Gila Gamliel proves she, not Regev, tops Likud list

Gamliel was followed by Public Security Minister Gilad Erdan, Science and Technology Minister Ophir Akunis, Defense Minister Moshe Ya’alon, and Knesset Speaker Yuli Edelstein.

By GIL STERN STERN HOFFMAN
January 31, 2016 00:55
2 minute read.
Gila Gamliel

Gila Gamliel.. (photo credit: Wikimedia Commons)

 
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The politician that Likud activists most want to see at the top of the Likud list, after Prime Minister Benjamin Netanyahu, is Social Equality Minister Gila Gamliel, according to a mock primary held among more than 1,200 party activists at this weekend’s Likudiada event in Eilat.

Likud ministers and MKs came to the privately sponsored three-day event to meet with their constituents and to lobby for their support in the mock election, which the candidates took very seriously.

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They set up booths and distributed T-shirts and stickers like in a real primary.

Ahead of the vote, there was speculation that it would be won by Culture Minister Miri Regev, who dominated recent headlines. But it was Gamliel, her rival for the Likud’s top woman, who stole the show.

Gamliel was followed by Public Security Minister Gilad Erdan, Science and Technology Minister Ophir Akunis, Defense Minister Moshe Ya’alon, and Knesset Speaker Yuli Edelstein.

Regev only finished sixth and controversial Likud MK Oren Hazan only 20th.

The mock election found that if a real Likud primary would happen now, slots would not be won by Energy and Water Minister Yuval Steinitz, Deputy Foreign Minister Tzipi Hotovely, or former minister Silvan Shalom’s wife, Judy Nir-Mozes Shalom.



A separate vote on who should be Netanyahu’s successor as head of Likud was canceled by organizers Moshe Passal and Moshe Ben Zaken.

That vote was expected to be a showdown between former minister Gideon Sa’ar, Jerusalem Mayor Nir Barkat, Defense Minister Moshe Ya’alon, and other possible candidates.

Instead, the Likud activists were asked whether they wanted former IDF chief of staff Gabi Ashkenazi to join their party. The results were even, with 45 percent saying they did not want him in Likud, 44% saying they did, and 11% abstaining.

At the event, Barkat made his first appearance before Likud activists since formally joining the party last month.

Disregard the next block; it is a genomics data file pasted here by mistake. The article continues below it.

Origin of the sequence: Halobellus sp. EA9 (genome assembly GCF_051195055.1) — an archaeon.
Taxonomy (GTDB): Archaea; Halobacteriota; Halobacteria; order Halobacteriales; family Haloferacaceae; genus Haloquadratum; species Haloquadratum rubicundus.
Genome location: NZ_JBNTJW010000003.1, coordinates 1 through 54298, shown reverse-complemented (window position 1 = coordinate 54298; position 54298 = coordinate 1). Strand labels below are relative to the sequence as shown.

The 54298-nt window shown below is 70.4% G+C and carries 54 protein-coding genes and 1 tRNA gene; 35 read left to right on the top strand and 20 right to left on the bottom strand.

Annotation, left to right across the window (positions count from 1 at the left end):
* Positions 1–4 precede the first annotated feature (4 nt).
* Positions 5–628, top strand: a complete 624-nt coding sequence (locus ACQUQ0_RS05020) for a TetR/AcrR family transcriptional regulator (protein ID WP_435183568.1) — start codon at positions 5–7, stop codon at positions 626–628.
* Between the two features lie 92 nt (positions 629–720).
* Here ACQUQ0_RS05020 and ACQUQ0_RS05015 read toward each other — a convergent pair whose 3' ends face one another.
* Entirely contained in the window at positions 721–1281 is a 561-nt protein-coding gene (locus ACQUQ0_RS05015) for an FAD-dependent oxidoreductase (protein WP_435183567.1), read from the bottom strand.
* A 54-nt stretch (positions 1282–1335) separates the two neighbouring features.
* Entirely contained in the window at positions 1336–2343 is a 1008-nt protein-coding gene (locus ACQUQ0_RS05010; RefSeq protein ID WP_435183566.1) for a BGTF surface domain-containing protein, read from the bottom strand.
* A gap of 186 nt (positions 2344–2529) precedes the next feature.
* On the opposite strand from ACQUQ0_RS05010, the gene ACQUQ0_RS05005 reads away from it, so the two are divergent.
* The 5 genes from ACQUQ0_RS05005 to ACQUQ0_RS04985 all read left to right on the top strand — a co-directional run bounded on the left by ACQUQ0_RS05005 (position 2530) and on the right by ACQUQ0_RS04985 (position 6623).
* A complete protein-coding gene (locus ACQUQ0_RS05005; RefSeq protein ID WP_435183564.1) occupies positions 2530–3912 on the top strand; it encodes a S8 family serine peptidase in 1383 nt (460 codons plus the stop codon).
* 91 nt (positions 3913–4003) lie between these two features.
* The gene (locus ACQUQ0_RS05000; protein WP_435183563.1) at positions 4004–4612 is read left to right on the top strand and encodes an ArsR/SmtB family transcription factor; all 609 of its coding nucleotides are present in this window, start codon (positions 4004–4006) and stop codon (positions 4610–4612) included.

“When I joined the Likud, friends told me they thought I had already been in the party for a long time,” Barkat told the crowd. “In the last election, I supported the Likud and Netanyahu, even at the tough moments when it was not popular.”

Ya’alon faced hecklers when he said in his speech that Jews who he said illegally settled a controversial home in Hebron were “shooting the state in the legs and the settlement movement in the head.” Ya’alon responded that no one could scold him on the importance of settlement, but it must be done within the boundaries of the law.

In another statement unpopular with hawkish Likud activists, Ya’alon said it was important to remain humane when fighting terrorism and not harm uninvolved civilian populations. He said Israel was succeeding in deterring ISIS, Hezbollah and Hamas.

Over the weekend, a rightwing campaign began slamming Ya’alon for not doing more to fight terrorism and saying he should take more punitive steps against the residents of areas where the terrorists live.

Transportation Minister Israel Katz told Channel 2’s Meet the Press program Saturday night that he would never run against Prime Minister Benjamin Netanyahu or leave the Likud. Netanyahu and Katz have sparred on a number of issues in recent weeks, most recently on the issue of the Uber taxi service. Katz said Netanyahu’s criticism of him on the issue in last week’s cabinet meeting was incorrect and he believes Netanyahu realized that as well.

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